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Childhood Disadvantage and Obesity: Is Nurture Trumping Nature?

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  • Patricia M. Anderson
  • Kristin F. Butcher
  • Diane Whitmore Schanzenbach

Abstract

Obesity has been one of the fastest growing health concerns among children, particularly among disadvantaged children. For children overall, obesity rates have tripled from 5% in the early 1970s to about 15% by the early 2000s. For disadvantaged children, obesity rates are closer to 20%. In this paper, we first examine the impact of various measures of disadvantage on children's weight outcomes over the past 30 years, finding that the disadvantaged have gained weight faster. Over the same period, adult obesity rates have grown, and we expect parental obesity to be closely tied to children's obesity, for reasons of both nature and nurture. Thus, examining changes in the parent-child correlation in BMI should give us some insight into the ways in which the environment that parents and children share has affected children's body mass, or into how the interaction of genes and environment has changed. We find that the elasticity between mothers' and children's BMI has increased since the 1970s, suggesting that shared genetic-environmental factors have become more important in determining obesity. Despite the faster weight gain for the disadvantaged, there appears to be no clear difference for by disadvantaged group in either the parent-child elasticity or in identifiable environmental factors. On average, the increases in parents' BMI between the early 1970s and the early 2000s can explain about 37 percent of the increase in children's BMI. Although common environmental/genetic factors play a larger role now than in earlier time periods, child specific environments such as schools and day care play a potentially important role in determining children's health status.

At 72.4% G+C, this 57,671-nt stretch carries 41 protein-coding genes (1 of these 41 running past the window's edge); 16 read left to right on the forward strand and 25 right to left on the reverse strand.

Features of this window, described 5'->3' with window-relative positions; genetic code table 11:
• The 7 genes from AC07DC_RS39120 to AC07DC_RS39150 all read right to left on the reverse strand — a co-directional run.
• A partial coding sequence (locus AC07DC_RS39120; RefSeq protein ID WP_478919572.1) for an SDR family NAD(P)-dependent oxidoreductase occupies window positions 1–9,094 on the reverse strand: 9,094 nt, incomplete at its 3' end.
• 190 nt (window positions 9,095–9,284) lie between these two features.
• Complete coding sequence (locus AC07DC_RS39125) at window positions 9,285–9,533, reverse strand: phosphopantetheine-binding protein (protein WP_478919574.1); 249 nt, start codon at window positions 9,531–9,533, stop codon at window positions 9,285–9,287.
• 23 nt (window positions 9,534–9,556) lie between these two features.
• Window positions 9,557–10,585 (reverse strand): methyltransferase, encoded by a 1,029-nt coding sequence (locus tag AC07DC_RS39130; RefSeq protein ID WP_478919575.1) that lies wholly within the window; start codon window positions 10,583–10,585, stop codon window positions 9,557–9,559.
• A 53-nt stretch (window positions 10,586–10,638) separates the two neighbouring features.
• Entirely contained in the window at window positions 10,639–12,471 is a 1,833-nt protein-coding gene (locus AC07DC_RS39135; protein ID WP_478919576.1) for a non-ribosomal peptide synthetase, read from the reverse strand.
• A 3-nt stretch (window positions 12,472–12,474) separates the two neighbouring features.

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Bibliographic Info

Paper provided by National Bureau of Economic Research, Inc in its series NBER Working Papers with number 13479.

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Date of creation: Oct 2007
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Publication status: published as Childhood Disadvantage and Obesity: Is Nurture Trumping Nature? , Patricia M. Anderson, Kristin F. Butcher, Diane Whitemore Schanzenbach. in The Problems of Disadvantaged Youth: An Economic Perspective , Gruber. 2009
Handle: RePEc:nbr:nberwo:13479

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  1. David M. Cutler & Edward L. Glaeser & Jesse M. Shapiro, 2003. "Why Have Americans Become More Obese?," Harvard Institute of Economic Research Working Papers 1994, Harvard - Institute of Economic Research.
  2. Anderson, Patricia M. & Butcher, Kristin F. & Levine, Phillip B., 2003. "Maternal employment and overweight children," Journal of Health Economics, Elsevier, vol. 22(3), pages 477-504, May.
  3. Patricia M. Anderson & Kristin F. Butcher & Phillip B. Levine, 2003. "Economic perspectives on childhood obesity," Economic Perspectives, Federal Reserve Bank of Chicago, issue Q III, pages 30-48.